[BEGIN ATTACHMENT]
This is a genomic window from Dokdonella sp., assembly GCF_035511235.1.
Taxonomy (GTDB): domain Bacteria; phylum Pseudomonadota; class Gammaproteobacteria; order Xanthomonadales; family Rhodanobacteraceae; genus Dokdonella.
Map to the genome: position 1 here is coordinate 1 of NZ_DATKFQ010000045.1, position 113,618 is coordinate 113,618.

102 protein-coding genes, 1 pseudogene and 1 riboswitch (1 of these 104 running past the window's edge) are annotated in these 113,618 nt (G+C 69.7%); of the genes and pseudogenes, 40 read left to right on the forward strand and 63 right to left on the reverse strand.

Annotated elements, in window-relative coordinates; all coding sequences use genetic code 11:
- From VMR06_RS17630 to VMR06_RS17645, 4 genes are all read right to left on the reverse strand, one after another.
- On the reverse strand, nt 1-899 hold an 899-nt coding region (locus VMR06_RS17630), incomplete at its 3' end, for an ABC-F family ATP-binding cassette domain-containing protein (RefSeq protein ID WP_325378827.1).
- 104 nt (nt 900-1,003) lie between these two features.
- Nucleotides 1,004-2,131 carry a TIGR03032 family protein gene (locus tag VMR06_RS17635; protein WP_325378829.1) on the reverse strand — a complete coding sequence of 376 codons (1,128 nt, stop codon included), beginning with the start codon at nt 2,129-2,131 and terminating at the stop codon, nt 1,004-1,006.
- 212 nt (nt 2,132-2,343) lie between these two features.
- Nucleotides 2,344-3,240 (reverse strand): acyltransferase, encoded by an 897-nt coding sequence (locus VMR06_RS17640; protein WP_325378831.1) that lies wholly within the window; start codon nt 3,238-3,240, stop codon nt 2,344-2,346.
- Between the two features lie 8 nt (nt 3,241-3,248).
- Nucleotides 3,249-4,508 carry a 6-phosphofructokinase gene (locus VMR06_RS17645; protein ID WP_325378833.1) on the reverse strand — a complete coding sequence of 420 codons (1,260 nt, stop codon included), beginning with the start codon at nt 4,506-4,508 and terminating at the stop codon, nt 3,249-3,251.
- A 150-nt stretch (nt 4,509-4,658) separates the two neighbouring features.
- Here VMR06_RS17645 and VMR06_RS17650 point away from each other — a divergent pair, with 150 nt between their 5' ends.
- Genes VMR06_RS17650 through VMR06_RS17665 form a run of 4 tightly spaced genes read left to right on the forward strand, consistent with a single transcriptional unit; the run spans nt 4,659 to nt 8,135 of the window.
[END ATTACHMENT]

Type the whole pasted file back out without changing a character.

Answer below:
This is a genomic window from Dokdonella sp., assembly GCF_035511235.1.
Taxonomy (GTDB): domain Bacteria; phylum Pseudomonadota; class Gammaproteobacteria; order Xanthomonadales; family Rhodanobacteraceae; genus Dokdonella.
Map to the genome: position 1 here is coordinate 1 of NZ_DATKFQ010000045.1, position 113,618 is coordinate 113,618.

102 protein-coding genes, 1 pseudogene and 1 riboswitch (1 of these 104 running past the window's edge) are annotated in these 113,618 nt (G+C 69.7%); of the genes and pseudogenes, 40 read left to right on the forward strand and 63 right to left on the reverse strand.

Annotated elements, in window-relative coordinates; all coding sequences use genetic code 11:
- From VMR06_RS17630 to VMR06_RS17645, 4 genes are all read right to left on the reverse strand, one after another.
- On the reverse strand, nt 1-899 hold an 899-nt coding region (locus VMR06_RS17630), incomplete at its 3' end, for an ABC-F family ATP-binding cassette domain-containing protein (RefSeq protein ID WP_325378827.1).
- 104 nt (nt 900-1,003) lie between these two features.
- Nucleotides 1,004-2,131 carry a TIGR03032 family protein gene (locus tag VMR06_RS17635; protein WP_325378829.1) on the reverse strand — a complete coding sequence of 376 codons (1,128 nt, stop codon included), beginning with the start codon at nt 2,129-2,131 and terminating at the stop codon, nt 1,004-1,006.
- 212 nt (nt 2,132-2,343) lie between these two features.
- Nucleotides 2,344-3,240 (reverse strand): acyltransferase, encoded by an 897-nt coding sequence (locus VMR06_RS17640; protein WP_325378831.1) that lies wholly within the window; start codon nt 3,238-3,240, stop codon nt 2,344-2,346.
- Between the two features lie 8 nt (nt 3,241-3,248).
- Nucleotides 3,249-4,508 carry a 6-phosphofructokinase gene (locus VMR06_RS17645; protein ID WP_325378833.1) on the reverse strand — a complete coding sequence of 420 codons (1,260 nt, stop codon included), beginning with the start codon at nt 4,506-4,508 and terminating at the stop codon, nt 3,249-3,251.
- A 150-nt stretch (nt 4,509-4,658) separates the two neighbouring features.
- Here VMR06_RS17645 and VMR06_RS17650 point away from each other — a divergent pair, with 150 nt between their 5' ends.
- Genes VMR06_RS17650 through VMR06_RS17665 form a run of 4 tightly spaced genes read left to right on the forward strand, consistent with a single transcriptional unit; the run spans nt 4,659 to nt 8,135 of the window.